We feel so lucky to have a pair of spotted flycatchers nesting close to the garden. This pair arrived in May and wasted no time at all. Now they are feeding young. Their needs seem to be few in terms of territory. They collect most of their food it seems within a very small area, literally two or three gardens. They very rarely visit our garden even though we are well within 100m of their nest. Considering this it does really make you wonder why they have declined so drastically to the point of being red listed? But it is a delight to watch them, such proficient aerial insect hunters and all being well there will be some very precious flycatcher fledglings around soon…
We currently have two breeding pairs, one our established pair feeding six day old chicks the other now incubating two eggs having first entered a new box on 9th June. The last week has been cooler than the first half of June, but we’ve seen plenty of activity and I expect this will really ramp up when younger non breeders arrive. Last year there was an obvious arrival of younger birds on 23rd June though it was short lived and they departed for two weeks due to bad weather on 26th June, returning on 10th July.
Our new pair has learnt incubation quickly. Their change overs are rapid and the eggs are rarely left uncovered. They first entered the nest box on 9th June and now they are incubating two eggs. They have not added any nest material until today, indeed they have even expelled feathers provided by us in preference of a bare nest mould. The mould is a very effective, quite expensive Schwegler woodcrete one, but talking to friends who watch bigger colonies it seems that this behaviour is down to individuals. Swifts often add material to the structure throughout incubation stopping as soon as the eggs hatch. Sometimes it looks as if they do it to relieve the boredom while they sit on the nest for extended periods! Two weeks ago we had one pair of swifts but change can indeed be swift in the swift world and it suddenly feels like we have a small colony in the making.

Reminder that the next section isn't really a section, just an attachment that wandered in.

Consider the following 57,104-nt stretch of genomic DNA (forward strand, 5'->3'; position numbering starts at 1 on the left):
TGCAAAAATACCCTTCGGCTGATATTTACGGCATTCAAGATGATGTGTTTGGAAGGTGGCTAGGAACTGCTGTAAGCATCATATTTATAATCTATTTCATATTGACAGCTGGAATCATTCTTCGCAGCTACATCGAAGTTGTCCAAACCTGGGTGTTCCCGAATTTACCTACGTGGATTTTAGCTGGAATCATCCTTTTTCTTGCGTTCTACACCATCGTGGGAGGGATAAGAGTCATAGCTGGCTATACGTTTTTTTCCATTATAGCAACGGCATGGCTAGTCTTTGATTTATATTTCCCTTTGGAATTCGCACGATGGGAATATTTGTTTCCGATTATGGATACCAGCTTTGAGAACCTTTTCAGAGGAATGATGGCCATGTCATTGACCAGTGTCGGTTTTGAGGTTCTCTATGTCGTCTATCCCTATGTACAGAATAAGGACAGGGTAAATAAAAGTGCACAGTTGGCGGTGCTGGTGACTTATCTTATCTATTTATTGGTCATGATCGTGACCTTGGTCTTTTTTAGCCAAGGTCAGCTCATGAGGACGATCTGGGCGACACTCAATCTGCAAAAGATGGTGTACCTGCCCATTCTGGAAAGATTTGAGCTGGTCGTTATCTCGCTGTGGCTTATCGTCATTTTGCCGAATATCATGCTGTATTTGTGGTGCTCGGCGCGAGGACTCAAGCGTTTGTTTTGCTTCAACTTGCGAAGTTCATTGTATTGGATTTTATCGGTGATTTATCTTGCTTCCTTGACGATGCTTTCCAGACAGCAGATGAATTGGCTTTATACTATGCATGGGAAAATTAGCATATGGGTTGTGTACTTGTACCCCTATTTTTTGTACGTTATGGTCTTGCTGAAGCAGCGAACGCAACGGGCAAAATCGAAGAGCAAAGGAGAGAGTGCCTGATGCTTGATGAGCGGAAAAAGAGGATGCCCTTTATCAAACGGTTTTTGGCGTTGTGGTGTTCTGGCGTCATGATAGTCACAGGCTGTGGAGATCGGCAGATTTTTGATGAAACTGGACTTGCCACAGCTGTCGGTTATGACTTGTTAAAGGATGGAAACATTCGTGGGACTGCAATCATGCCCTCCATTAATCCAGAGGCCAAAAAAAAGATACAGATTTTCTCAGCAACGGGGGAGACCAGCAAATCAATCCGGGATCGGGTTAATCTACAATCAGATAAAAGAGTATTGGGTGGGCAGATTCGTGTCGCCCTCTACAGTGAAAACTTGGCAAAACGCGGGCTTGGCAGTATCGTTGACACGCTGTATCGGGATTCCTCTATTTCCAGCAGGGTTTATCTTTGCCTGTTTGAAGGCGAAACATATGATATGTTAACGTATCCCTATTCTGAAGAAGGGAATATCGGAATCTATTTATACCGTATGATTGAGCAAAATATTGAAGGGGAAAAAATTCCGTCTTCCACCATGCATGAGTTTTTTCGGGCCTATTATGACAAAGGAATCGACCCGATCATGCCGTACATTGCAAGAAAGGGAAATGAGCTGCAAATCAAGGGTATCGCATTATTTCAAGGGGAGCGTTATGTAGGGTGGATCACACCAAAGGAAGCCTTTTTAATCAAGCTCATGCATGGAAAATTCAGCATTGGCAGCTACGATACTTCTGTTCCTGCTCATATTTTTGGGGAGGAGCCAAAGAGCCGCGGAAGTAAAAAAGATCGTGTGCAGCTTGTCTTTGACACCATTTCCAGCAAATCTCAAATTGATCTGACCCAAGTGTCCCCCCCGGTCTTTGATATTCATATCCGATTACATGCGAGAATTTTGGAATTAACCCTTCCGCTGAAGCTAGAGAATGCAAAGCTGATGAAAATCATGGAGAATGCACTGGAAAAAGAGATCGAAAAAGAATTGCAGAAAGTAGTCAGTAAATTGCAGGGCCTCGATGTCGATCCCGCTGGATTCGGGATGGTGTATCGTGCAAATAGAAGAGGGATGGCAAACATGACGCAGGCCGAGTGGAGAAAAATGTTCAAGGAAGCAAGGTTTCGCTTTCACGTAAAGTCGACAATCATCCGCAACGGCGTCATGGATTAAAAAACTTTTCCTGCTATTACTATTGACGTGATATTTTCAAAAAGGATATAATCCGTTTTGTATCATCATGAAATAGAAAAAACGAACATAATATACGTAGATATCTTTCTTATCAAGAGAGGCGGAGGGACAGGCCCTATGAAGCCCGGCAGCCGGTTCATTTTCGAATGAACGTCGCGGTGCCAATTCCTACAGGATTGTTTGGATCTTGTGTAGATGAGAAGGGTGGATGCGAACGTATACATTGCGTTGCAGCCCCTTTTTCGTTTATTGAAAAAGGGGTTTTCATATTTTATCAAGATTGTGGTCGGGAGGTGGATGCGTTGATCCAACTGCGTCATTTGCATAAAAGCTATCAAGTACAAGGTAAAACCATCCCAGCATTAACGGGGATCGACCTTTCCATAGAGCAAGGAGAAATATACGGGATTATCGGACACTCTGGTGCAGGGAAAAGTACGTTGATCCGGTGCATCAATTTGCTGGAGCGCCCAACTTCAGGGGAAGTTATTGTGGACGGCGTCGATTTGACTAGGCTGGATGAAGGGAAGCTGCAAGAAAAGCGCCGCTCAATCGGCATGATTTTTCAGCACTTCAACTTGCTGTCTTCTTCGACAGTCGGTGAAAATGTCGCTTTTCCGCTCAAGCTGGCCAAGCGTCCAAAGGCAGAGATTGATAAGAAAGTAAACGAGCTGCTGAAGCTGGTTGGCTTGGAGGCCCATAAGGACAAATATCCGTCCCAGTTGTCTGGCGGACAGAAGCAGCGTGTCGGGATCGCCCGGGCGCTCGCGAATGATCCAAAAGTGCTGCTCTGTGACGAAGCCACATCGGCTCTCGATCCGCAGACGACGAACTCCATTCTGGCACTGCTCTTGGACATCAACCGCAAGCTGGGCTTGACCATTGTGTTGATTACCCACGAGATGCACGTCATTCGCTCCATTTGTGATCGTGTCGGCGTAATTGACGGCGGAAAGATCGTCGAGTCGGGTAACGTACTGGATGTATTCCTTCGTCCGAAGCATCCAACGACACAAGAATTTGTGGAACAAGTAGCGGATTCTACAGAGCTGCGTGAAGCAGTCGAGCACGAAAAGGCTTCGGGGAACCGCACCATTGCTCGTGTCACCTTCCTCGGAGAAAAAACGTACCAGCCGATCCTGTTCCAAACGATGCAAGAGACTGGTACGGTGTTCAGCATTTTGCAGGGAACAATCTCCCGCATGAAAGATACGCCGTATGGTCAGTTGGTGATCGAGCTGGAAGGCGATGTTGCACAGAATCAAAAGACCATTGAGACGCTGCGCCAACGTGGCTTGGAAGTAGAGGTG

Watching the swifts over the weekend I was struck as always by how low they drop to gain flying speed. Whilst we know they could leave the nest on a much more level trajectory, as most fledglings swifts do, it seems the adults deliberately choose this low path before gaining height. Perhaps gaining speed assisted by gravity gives them the highest chance of escape if a predator were to spot them or perhaps this is the most efficient way of gaining flying speed, or perhaps both? Whatever the reason their departures low above the lawn result in some spectacular views. They are very often at leg height before climbing higher and sometimes you can literally look them in the eye as they pass.
Yesterday evening one of our pair feeding young returned to the nest at 10.23pm after a late food gathering foray. Midsummer is here, there are perhaps six or seven more weeks of the peak swift season. Beyond that time only late breeders are likely to linger. So now is the time to relish every swift sighting; store them in your memory for the largely swiftless nine months ahead.